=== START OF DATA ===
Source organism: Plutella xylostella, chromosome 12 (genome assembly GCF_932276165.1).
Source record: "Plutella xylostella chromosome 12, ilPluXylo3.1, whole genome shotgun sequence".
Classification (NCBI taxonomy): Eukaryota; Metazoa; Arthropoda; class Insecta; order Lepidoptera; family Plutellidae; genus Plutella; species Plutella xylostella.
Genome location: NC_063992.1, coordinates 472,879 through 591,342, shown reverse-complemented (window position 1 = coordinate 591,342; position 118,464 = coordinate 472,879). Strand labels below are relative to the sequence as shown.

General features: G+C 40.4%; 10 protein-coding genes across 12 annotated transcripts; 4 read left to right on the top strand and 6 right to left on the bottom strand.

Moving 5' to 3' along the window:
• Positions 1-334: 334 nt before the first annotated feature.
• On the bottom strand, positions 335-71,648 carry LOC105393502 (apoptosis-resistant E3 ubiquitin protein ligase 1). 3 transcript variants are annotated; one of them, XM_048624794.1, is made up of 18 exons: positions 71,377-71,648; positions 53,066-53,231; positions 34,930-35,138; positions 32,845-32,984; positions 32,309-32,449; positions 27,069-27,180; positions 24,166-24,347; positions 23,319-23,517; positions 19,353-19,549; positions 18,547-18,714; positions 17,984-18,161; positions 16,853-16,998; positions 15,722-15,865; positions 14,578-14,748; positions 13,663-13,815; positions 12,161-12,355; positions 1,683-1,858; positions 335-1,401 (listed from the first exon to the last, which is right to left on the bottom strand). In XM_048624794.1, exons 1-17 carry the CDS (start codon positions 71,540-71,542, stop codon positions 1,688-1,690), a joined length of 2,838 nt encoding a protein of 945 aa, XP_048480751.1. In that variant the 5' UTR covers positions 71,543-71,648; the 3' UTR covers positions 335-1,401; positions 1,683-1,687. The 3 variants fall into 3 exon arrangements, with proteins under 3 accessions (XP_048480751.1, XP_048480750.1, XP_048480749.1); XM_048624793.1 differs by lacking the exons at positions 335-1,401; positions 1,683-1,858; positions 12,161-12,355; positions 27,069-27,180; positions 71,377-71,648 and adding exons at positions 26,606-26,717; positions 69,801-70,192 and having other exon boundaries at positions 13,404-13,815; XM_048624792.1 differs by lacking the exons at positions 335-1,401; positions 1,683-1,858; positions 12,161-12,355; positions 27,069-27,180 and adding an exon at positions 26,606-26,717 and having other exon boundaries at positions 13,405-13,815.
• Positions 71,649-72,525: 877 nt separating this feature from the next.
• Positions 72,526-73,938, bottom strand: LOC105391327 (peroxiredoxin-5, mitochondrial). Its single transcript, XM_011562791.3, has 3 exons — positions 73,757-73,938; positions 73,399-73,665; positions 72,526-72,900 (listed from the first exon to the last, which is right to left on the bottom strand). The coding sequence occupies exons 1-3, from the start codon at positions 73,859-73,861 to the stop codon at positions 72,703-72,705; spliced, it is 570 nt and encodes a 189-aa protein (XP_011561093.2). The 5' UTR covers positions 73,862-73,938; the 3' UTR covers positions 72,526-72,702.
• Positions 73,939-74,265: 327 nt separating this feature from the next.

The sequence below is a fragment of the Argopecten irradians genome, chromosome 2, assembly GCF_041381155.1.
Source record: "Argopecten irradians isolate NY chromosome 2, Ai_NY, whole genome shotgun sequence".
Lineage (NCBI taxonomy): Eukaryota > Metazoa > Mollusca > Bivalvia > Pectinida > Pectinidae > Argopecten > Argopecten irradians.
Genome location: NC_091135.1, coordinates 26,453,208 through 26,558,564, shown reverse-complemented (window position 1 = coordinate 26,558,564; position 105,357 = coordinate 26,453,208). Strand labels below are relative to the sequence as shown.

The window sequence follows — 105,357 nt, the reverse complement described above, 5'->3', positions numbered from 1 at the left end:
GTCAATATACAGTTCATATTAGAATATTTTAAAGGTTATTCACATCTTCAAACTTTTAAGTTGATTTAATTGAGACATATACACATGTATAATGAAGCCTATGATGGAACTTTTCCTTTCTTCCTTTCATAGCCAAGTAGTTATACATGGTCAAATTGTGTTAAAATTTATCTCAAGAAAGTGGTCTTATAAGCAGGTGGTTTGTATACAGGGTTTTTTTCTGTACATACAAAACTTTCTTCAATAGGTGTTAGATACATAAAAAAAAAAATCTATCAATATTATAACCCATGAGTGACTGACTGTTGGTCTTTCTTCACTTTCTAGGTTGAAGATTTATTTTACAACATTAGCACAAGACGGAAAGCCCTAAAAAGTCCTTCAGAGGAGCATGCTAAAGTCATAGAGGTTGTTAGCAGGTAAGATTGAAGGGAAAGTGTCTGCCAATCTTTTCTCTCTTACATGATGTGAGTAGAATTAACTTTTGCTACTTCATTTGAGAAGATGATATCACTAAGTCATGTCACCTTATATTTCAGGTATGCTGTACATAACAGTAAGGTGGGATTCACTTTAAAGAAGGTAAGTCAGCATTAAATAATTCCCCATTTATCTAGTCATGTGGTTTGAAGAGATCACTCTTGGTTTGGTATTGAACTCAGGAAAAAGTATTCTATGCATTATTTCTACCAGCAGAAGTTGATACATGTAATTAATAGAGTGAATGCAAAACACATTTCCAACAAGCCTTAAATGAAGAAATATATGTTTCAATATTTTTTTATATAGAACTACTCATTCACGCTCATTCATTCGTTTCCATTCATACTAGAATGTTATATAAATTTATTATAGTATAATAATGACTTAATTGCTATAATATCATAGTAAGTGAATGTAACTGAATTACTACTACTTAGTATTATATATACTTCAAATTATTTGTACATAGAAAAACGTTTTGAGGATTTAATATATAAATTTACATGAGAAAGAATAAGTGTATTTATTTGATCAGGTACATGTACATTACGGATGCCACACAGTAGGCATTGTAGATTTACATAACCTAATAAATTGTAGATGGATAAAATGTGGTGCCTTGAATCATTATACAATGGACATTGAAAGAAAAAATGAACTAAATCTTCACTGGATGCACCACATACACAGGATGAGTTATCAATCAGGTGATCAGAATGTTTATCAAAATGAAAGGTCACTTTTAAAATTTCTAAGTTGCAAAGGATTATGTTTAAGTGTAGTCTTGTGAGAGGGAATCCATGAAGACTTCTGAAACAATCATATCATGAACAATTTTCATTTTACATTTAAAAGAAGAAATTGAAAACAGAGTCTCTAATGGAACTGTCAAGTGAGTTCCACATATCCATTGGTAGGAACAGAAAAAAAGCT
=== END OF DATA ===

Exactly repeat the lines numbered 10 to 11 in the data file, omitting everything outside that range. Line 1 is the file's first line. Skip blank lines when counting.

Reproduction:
• Positions 72,526-73,938, bottom strand: LOC105391327 (peroxiredoxin-5, mitochondrial). Its single transcript, XM_011562791.3, has 3 exons — positions 73,757-73,938; positions 73,399-73,665; positions 72,526-72,900 (listed from the first exon to the last, which is right to left on the bottom strand). The coding sequence occupies exons 1-3, from the start codon at positions 73,859-73,861 to the stop codon at positions 72,703-72,705; spliced, it is 570 nt and encodes a 189-aa protein (XP_011561093.2). The 5' UTR covers positions 73,862-73,938; the 3' UTR covers positions 72,526-72,702.
• Positions 73,939-74,265: 327 nt separating this feature from the next.